Researchers studying banded mongooses in Uganda have discovered that these small mammals are able to discriminate between relatives and non-relatives to avoid inbreeding even when mating within their own social group. (more…)
Tag Archives: inbreeding
The mating habits of marine turtle may help protect them against the effects of climate change, according to new research led by the University.
Published on 25th January 2012 in Proceedings of the Royal Society B, the study shows how mating patterns of a population of endangered green turtles may be helping them deal with the fact that global warming is leading to a disproportionate number of females being born.
The gender of baby turtles is determined by the temperature of the eggs during incubation, with warmer temperatures leading to more females being born. Higher average global temperatures mean that offspring from some populations are predominantly female. This is threatening the future of some populations and there are concerns that inbreeding within groups due to a lack of males will lead to health problems. (more…)
*Petunias show that the mechanisms behind inbreeding prevention are similar to immune response*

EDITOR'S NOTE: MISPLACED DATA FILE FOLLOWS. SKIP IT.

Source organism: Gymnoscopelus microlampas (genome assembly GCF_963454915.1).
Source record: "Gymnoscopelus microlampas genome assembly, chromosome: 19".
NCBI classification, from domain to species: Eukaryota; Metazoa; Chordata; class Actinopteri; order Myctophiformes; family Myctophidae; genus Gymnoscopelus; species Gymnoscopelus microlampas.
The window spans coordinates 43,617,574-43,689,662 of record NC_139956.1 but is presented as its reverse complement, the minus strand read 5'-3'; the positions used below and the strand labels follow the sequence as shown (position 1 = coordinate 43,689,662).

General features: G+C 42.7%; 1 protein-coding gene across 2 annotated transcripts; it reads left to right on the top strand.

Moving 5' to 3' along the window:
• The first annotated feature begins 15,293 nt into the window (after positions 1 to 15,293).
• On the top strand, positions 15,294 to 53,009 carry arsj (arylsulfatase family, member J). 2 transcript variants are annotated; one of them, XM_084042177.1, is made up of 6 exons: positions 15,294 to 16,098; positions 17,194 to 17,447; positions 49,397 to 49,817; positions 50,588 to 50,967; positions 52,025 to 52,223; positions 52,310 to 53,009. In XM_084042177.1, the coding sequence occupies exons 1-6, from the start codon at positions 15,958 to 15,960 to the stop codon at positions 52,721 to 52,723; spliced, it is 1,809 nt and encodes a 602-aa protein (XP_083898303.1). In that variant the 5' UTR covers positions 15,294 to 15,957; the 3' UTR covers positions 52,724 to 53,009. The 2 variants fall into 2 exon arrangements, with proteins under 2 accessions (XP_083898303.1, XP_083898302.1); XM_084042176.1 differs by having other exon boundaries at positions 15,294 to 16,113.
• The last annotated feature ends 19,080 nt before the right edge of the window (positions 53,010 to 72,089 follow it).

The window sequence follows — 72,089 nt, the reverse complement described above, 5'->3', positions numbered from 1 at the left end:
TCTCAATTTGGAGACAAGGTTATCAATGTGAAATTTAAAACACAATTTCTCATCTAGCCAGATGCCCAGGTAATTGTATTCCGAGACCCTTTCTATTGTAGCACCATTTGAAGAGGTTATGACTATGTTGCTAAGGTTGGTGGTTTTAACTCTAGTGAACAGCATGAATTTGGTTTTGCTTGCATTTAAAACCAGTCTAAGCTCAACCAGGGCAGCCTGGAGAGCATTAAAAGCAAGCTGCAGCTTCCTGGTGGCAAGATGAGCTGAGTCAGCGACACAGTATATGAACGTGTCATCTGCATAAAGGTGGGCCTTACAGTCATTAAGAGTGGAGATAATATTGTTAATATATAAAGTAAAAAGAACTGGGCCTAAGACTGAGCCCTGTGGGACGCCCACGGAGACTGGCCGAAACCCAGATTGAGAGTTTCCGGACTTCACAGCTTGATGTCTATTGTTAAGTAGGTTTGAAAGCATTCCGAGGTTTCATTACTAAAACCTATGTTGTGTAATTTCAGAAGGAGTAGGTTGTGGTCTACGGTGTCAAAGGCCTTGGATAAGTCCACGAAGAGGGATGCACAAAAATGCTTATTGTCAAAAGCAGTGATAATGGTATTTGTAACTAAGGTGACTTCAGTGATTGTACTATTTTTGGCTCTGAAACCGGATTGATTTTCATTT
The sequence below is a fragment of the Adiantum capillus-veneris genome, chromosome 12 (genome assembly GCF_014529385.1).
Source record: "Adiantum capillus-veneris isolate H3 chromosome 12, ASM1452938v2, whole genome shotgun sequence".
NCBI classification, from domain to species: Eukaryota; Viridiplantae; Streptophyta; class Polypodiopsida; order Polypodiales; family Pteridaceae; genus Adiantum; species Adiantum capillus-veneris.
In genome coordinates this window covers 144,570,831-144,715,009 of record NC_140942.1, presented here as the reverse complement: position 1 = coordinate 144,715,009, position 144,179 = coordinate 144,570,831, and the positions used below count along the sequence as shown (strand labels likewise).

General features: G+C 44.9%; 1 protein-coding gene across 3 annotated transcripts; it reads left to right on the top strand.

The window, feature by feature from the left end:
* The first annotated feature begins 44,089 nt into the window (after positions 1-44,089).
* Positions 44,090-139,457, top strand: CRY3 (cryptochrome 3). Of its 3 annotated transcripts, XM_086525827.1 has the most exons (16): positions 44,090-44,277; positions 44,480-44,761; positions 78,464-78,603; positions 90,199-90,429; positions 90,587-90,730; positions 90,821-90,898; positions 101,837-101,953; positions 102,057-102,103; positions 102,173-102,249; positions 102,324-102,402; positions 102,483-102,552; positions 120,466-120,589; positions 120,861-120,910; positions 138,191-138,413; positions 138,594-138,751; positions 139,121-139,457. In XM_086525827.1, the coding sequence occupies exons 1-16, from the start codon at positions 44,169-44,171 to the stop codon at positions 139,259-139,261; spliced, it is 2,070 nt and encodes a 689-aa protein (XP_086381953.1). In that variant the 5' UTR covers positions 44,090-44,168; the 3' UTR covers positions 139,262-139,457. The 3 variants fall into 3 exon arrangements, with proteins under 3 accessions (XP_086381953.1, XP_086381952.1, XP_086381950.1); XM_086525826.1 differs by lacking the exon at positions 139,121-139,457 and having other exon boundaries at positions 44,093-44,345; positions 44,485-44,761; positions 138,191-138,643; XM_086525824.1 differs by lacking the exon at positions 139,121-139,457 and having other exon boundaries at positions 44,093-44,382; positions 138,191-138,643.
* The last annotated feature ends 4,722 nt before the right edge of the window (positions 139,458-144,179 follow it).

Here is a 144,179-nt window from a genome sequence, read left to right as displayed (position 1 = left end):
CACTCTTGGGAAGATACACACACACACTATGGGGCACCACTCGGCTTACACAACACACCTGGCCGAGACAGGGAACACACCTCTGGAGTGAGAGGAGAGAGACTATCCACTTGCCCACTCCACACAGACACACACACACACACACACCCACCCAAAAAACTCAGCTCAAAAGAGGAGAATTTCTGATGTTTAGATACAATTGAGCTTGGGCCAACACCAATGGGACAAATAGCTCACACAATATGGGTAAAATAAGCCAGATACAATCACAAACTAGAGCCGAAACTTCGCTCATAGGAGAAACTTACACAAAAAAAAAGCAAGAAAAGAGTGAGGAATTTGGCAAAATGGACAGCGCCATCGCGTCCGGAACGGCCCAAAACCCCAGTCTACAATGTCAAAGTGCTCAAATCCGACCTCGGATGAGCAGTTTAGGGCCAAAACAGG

About the image: The female part of the petunia flower secretes an enzyme that is designed to deter pollen tube growth, thereby preventing fertilization. However, in the cases that the pollen has come from a genetically different plant, the pollen produces its own protein that combats the pistil’s enzyme. With the enzyme out of the way, the pollen tube can keep growing and fertilization can occur. Image credit: Zina Deretsky, National Science Foundation
Inbreeding is a bad strategy for any organism, producing weak and problematic offspring. So imagine the challenge of inbreeding prevention in a plant where male and female sexual organs grow right next to each other! Such is the genetic conundrum faced by the petunia. (more…)